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WILDLIFE — Wild turkeys have a lesson to teach, according to the Idaho Fish and Game Department, which has scheduled a teacher's workshop based on the birds this month.
Although turkeys roam wild areas and neighborhoods alike, many people know very little about the giant birds, said Phil Cooper, department wildlife educator.
What do they eat? Where do they sleep to avoid predators? Do they nest in trees or on the ground? Why do some gobble and others not? Are domestic turkeys and wild turkeys the same?
And, why are some of them walking around these days with their brilliantly colored tail feathers all fanned out?
A “Wild about Turkeys” Project Wild workshop is being offered in northern Idaho for teachers and youth leaders. Attendees will learn about the interesting and unusual habits of the wild turkey, a non-native species that was introduced into Idaho in the 1960’s.
Grade school educators often talk about turkeys when Thanksgiving rolls around each November. Teachers participating in this workshop will receive activity guides they can use with their students…and the materials are tied to Idaho’s state standards!
Scheduled for April 25-26, the workshop includes a Friday evening (4-9 p.m.) at the Post Falls Cabela’s store, and most of the day on Saturday, which includes a field trip. Space is limited, and pre-registration is required.
Sign up for this or a future Project Wild workshop online at fishandgame.idaho.gov. Go to the “education” tab, then click on “Project Wild” specialized workshops. Optional continuing education credits are available through multiple Idaho Universities for a fee.
If I can stipulate that I have no intention of bashing teachers of the past, I would say the answer is “Yes.”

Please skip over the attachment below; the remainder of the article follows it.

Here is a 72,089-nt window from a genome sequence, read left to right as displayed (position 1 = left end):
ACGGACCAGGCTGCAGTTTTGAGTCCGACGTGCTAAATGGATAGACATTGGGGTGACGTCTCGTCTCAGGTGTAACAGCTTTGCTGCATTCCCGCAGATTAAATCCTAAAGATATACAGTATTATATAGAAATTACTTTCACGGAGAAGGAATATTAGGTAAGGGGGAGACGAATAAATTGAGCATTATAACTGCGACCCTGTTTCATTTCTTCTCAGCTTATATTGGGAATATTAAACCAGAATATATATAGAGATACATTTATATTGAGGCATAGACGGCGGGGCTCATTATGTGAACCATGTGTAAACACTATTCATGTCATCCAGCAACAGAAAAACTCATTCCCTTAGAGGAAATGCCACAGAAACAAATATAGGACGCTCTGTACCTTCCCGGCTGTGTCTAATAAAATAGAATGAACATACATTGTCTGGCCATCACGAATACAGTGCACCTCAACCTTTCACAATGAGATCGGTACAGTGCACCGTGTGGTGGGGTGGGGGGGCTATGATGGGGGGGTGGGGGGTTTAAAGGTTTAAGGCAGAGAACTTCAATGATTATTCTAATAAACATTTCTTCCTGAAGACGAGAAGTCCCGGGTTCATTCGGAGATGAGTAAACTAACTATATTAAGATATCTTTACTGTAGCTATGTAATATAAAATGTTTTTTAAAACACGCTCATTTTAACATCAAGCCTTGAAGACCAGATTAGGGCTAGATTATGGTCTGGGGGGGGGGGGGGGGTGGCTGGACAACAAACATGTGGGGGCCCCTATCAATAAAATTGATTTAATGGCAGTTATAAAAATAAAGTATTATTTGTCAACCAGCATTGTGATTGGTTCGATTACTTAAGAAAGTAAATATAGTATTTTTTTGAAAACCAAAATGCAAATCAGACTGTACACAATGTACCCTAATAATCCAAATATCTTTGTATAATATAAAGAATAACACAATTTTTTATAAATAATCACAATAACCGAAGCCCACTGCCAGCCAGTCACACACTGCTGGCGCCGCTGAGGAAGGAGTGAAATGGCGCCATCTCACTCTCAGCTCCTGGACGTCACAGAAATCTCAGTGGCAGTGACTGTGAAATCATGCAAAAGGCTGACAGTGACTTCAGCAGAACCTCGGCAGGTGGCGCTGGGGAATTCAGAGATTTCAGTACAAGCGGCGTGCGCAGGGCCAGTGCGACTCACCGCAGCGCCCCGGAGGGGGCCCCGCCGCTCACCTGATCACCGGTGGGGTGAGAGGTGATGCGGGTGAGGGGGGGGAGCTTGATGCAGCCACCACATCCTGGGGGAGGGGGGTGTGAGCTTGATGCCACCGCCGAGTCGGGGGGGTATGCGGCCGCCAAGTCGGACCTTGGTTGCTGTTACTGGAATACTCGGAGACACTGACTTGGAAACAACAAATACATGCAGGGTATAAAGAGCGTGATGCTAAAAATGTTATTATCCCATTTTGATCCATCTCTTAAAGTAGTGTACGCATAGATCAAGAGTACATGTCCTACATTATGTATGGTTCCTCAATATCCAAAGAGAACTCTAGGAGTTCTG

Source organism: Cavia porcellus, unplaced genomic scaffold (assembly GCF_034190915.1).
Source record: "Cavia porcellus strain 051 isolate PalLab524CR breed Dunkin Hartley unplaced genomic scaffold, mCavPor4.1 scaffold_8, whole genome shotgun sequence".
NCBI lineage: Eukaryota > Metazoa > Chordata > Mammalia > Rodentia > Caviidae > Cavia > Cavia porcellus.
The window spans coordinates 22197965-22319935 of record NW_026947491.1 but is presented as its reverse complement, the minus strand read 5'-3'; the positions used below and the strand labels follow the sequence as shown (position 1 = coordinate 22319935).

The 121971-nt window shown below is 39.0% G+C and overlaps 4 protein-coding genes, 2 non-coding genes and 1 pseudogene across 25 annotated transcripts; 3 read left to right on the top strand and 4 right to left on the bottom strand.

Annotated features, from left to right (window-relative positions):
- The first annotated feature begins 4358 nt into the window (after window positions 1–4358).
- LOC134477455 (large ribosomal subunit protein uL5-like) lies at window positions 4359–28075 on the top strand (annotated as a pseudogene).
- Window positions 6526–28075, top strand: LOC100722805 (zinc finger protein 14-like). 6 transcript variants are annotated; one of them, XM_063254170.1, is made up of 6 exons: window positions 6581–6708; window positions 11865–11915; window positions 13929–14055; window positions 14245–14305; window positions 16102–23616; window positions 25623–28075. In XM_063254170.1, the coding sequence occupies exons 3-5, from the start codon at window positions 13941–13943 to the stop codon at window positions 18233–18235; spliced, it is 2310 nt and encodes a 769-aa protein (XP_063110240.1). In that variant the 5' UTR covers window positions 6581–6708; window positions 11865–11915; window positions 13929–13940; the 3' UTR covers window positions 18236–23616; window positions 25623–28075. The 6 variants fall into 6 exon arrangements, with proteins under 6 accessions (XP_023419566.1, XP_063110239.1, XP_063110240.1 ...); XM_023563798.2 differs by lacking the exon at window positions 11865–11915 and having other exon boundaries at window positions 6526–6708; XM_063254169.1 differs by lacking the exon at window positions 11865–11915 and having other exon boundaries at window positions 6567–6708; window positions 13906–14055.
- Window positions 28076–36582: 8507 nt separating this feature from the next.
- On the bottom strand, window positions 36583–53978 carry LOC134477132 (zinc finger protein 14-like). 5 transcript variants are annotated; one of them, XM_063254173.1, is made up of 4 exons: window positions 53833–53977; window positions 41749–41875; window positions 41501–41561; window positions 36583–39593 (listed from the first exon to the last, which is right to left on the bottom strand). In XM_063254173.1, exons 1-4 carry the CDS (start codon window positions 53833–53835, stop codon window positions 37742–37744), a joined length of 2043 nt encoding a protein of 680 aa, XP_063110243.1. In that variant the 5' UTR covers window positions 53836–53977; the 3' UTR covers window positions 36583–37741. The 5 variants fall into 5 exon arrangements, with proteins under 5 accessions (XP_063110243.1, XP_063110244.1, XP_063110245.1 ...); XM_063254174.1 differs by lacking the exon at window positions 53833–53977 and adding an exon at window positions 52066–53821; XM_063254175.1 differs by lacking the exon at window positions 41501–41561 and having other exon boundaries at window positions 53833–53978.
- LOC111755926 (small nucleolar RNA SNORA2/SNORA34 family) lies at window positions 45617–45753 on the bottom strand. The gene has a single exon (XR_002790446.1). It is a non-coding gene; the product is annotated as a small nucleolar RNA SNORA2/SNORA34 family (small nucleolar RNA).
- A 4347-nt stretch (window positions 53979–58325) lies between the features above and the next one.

The spectrum of students' backgrounds and experiences is so broad now.
Kids have always been individuals, of course. But I have to guess that, in many places, there used to be more similarity in children's home lives.
How do you talk to your kids about money, the holidays and tight times?
A lot of people struggle with the balance between indulging their kids and showing some restraint around the holidays. The added stress of a tough economy brings in another element. Karen Blumenthal, writing the Family Money column in the Wall Street Journal, says it’s a good idea for parents to get comfortable talking to their kids about money all the time — and that makes it easier to convey values when important decisions come up.
“(R)ather than spell out the nitty gritty of paychecks, mortgages and bills, which might overwhelm children, focus on defining and reinforcing your money values. In our house, for example, we had limits on toys and electronics, but not on books. Also, consider which values you would most like your children to have as adults. For instance, do you believe in paying for all your kids’ education or do you believe they should pay for all or part of it?